In October 1660, Samuel Pepys records in his diary: "Going down to my cellar...I put my feet into a great heap of turds, by which I find that Mr. Turner's house of office is full and comes into my cellar". Unfortunately this sort of thing did happen often as cess-pits were not built very well and therefore leaked. Incidently, it took five days after Pepys's disgusting cellar experience until his neighbour sent the night-soil men to empty it and when they did come they added insult to injury by having the contents of the cess-pit carried through his house. However, as Lisa Picard puts it, Samuel got his own back three years later, when he had his cess-pit emptied via that same neighbour's house!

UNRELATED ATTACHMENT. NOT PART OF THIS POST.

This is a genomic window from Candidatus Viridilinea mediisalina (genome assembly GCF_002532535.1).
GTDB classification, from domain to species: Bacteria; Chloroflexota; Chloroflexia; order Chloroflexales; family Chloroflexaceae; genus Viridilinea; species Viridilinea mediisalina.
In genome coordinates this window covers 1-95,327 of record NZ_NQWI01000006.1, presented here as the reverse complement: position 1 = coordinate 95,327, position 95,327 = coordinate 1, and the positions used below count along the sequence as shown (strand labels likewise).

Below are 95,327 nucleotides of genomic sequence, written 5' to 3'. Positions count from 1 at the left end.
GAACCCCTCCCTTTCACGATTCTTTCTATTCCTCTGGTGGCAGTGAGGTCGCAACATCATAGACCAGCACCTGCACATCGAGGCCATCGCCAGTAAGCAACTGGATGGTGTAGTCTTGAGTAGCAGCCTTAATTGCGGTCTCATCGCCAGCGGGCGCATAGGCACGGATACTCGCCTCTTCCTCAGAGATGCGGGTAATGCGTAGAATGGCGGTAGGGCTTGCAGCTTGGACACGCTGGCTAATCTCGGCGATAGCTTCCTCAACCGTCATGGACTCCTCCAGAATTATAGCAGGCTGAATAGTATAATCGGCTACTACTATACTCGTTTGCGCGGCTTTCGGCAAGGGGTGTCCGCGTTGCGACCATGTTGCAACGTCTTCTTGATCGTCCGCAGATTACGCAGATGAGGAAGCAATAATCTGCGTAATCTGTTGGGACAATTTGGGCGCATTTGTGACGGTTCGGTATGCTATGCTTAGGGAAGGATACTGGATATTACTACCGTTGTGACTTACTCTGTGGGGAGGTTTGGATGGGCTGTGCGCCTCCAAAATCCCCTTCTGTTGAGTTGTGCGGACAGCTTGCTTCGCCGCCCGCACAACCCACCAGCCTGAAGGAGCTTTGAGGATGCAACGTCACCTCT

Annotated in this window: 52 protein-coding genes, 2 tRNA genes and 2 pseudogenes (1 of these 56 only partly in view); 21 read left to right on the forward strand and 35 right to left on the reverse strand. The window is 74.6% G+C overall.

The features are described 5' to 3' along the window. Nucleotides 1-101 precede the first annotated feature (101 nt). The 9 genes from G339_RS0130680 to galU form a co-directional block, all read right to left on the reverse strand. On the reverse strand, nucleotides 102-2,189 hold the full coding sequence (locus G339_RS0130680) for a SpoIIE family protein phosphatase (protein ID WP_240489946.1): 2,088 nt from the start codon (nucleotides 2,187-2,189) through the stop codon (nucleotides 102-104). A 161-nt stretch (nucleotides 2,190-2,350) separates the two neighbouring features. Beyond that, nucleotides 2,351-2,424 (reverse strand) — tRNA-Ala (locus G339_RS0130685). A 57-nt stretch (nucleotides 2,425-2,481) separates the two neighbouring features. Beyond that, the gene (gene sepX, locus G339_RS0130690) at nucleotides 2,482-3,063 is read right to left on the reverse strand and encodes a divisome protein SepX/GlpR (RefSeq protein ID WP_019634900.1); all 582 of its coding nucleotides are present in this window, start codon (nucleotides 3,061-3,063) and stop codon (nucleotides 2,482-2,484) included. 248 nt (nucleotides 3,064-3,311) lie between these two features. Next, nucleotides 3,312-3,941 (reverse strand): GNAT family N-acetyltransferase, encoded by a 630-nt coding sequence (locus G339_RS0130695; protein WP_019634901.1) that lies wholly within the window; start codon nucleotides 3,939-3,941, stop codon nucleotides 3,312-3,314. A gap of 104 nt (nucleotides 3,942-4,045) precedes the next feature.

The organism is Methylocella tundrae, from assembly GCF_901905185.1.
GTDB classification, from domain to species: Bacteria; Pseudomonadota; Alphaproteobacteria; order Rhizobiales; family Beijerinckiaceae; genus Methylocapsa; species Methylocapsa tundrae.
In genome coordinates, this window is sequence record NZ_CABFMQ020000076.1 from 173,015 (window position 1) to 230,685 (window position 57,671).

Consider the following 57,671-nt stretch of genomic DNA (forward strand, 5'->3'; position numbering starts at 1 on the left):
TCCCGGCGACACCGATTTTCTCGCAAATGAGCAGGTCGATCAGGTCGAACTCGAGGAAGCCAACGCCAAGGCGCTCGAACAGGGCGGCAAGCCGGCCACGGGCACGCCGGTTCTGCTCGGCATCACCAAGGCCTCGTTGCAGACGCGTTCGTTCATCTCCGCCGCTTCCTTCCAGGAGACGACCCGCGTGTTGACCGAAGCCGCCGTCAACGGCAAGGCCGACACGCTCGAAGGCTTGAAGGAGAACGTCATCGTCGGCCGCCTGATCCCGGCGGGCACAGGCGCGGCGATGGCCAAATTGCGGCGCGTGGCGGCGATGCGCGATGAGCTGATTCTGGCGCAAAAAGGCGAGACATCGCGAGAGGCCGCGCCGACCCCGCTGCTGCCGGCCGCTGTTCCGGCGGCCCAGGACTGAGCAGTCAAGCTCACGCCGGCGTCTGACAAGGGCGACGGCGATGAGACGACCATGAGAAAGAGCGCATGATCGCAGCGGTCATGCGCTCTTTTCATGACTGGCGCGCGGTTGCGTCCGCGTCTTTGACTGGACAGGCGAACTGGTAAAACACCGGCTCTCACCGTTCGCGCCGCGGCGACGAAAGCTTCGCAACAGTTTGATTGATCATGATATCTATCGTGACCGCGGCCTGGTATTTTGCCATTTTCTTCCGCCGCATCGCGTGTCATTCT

There were many houses however which did not have cess-pits and so their inhabitants resorted to the use of chamber-pots, the contents of which were regularly emptied out of windows, much to the chagrin of unsuspecting passers-by.
- "The Great Stink of London", by Stephen Halliday, published by Sutton Publishing
- "The Worst Jobs in History", by Tony Robinson & David Willcock, published by Boxtree
- "Restoration London: Everyday Life in London 1660-1670", by Liza Picard, published by Phoenix